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Social Media Tools Under HIPAA Rules

HIPAA-compliant Social Media for TherapistsIf you've been thinking about expanding your marketing strategy by adding social media to the mix, you are on the right track. Marketing through social media is one of the fastest methods to create an online presence that can expand  your professional reach, increase your business profile, and establish you as a leader in your field or specialization.

Social networking is increasing among every age group, an important consideration when looking at ways to reach your prospective client base and professional network through different marketing strategies.  On average, 47% of adults who use the internet are using social media to communicate with friends, family members, companies, and professional colleagues, and that number has been increasing every year within all adult age groups.*

You may be asking yourself, "Isn't social media taboo because of HIPAA regulations?" The answer is, "No!" Although therapists do have a responsibility to their patients to maintain privacy and confidentiality under HIPAA, that does not mean that you must miss out on the powerful advantages of social media marketing.

So how does social media fit into the HIPAA-compliant structure, and how can therapists employ all of the great social tools like Facebook, Twitter, Google+, Linked In, Pinterest, and your own blog without the fear of jeopardizing the client's PHI? It's easier than you think! The best way to begin your social media marketing is to develop and implement practice-wide policies (even if you are a solo practitioner) that provide guidelines toward maintaining HIPAA-compliance. Here are a few tips to help you get started:

  • Utilize the different types of privacy settings provided by each of the social media sites. When creating a business page for your practice on Facebook, carefully select the type of posting or commenting capabilities the public will have and determine how you want to manage your settings. If, for example, you choose to allow comments on your blog, you may want to maintain the right of administrative approval of all posts before they go public.
  • Supervise your social sphere. Depending on which social media you choose, visitors may have an open forum to post anything they desire. Keep an eye on your social sphere to make sure all content is accurate and suitable for social sharing. If you encounter anything questionable, consider deleting it and following up with the author of the posting directly and privately.  If you want to respond to it, just make certain that you are always maintaining client privacy and confidentiality. Lastly, never edit a user's posting. An edit to a post could result in giving you shared author credit, and as such, shared liability for the content.
  • Keep your personal social accounts separate from your professional social media presence.  Don't tweet about your family vacation on your professional Twitter account.  It is important to practice the same type of professional patient-therapist boundaries in the online arena as you practice offline in your office.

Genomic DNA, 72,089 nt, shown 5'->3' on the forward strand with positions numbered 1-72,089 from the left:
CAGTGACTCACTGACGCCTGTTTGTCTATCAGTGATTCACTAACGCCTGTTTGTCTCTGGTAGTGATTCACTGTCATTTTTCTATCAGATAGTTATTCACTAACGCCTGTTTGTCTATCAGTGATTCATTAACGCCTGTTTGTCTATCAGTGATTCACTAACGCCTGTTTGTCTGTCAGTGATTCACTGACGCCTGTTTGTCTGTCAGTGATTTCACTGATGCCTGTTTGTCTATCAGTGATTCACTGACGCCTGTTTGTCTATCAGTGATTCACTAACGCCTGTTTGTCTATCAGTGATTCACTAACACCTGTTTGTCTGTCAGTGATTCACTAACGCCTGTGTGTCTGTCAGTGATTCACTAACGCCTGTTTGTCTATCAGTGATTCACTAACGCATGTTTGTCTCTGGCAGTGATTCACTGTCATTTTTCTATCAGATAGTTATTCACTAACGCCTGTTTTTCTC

• Publish a Terms of Use policy on all of your pages and accounts.  State your appropriate use policies, including privacy expectations and limitations. Also consider defining the purpose of the forum, explaining that the site is not for the purpose of therapeutic advice.  If you encourage community involvement in the social conversation, be aware that you could be held liable for any postings on your page or site merely due to the fact that you induced the conversation. Consider including your Terms of Use policy in your client Intake Forms.
  • Think about social media in the same way as you think of speaking in front of a crowd.  Would you dole out advice to someone at a party?  Would you refute a patient's complaint in the Sunday newspaper? Would you hold a private conversation in a restaurant or other public forum? Would someone overhearing your conversation be able to deduce confidential client information?  Would you invite a client into your home and personal life?  Even if a client publishes something about themselves that could be considered private, it does  not mean that the window is now open for you to talk freely about their HIPAA-covered information.  You are responsible for what you post online.
  • Utilize social media to help you launch a new phase in your professional career. Web-based social sites are a great place to provide commentary on a wide-range of industry-related topics and information, without being too specific about any client-therapist interactions.  Providing up-to-date healthcare information on your blog, or commenting on industry related articles, can help you become a leader in your specialty.

Social media marketing is a must in today's business landscape, and understanding how to maintain HIPAA-compliance within an unstructured social media backdrop is critical.  The good news is that maintaining HIPAA-compliance online is easily achievable because it is no different than the way you protect your client's Protected Health Information offline.

*Pew Research Center's Internet & American Life Project Survey, May 2011

 

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